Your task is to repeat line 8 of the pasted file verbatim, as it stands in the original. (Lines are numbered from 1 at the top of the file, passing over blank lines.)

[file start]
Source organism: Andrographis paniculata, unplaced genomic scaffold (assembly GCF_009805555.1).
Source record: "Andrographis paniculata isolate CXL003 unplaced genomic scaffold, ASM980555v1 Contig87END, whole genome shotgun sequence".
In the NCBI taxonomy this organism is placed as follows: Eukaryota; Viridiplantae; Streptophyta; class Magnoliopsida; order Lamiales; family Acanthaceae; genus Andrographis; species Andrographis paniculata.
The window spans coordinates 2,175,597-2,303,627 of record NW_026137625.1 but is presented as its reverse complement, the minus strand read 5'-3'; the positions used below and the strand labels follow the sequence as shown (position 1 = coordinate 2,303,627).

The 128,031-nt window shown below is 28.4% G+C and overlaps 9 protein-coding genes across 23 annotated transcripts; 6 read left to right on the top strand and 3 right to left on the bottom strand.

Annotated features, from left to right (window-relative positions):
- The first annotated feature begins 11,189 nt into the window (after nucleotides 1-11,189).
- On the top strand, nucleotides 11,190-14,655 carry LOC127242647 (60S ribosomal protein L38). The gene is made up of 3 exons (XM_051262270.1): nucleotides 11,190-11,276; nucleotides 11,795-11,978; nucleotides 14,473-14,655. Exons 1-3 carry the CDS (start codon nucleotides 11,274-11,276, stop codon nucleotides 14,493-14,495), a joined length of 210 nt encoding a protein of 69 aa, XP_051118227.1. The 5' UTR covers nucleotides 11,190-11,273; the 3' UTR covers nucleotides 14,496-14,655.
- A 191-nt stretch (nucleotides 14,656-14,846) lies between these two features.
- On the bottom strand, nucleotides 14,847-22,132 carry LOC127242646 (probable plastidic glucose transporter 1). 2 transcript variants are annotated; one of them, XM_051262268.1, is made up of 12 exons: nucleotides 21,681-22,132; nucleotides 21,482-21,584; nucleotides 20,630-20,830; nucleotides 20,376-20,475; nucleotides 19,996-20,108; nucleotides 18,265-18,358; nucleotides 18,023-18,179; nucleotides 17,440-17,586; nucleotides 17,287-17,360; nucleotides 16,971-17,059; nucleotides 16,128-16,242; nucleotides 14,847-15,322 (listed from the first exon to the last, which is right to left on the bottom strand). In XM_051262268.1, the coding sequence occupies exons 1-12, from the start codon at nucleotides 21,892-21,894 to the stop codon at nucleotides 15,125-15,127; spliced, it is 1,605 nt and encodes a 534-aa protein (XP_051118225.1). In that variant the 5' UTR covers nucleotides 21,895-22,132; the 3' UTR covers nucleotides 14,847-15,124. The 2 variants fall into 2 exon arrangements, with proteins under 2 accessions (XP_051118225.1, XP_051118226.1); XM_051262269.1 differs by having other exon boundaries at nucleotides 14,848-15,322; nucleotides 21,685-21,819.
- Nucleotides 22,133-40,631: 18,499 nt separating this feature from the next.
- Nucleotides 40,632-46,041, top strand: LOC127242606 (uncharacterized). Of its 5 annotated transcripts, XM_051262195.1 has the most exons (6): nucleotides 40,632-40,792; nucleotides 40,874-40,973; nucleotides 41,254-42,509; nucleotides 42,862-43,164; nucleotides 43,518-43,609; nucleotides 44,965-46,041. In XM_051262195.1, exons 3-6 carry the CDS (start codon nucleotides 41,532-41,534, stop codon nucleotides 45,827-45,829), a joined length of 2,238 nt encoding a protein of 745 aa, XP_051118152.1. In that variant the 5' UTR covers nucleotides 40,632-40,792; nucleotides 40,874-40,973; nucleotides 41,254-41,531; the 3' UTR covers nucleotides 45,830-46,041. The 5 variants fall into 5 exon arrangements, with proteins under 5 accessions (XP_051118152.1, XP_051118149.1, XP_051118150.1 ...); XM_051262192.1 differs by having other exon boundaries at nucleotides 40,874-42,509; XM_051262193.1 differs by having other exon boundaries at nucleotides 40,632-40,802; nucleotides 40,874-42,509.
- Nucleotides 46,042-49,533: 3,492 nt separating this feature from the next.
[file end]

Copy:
- On the top strand, nucleotides 11,190-14,655 carry LOC127242647 (60S ribosomal protein L38). The gene is made up of 3 exons (XM_051262270.1): nucleotides 11,190-11,276; nucleotides 11,795-11,978; nucleotides 14,473-14,655. Exons 1-3 carry the CDS (start codon nucleotides 11,274-11,276, stop codon nucleotides 14,493-14,495), a joined length of 210 nt encoding a protein of 69 aa, XP_051118227.1. The 5' UTR covers nucleotides 11,190-11,273; the 3' UTR covers nucleotides 14,496-14,655.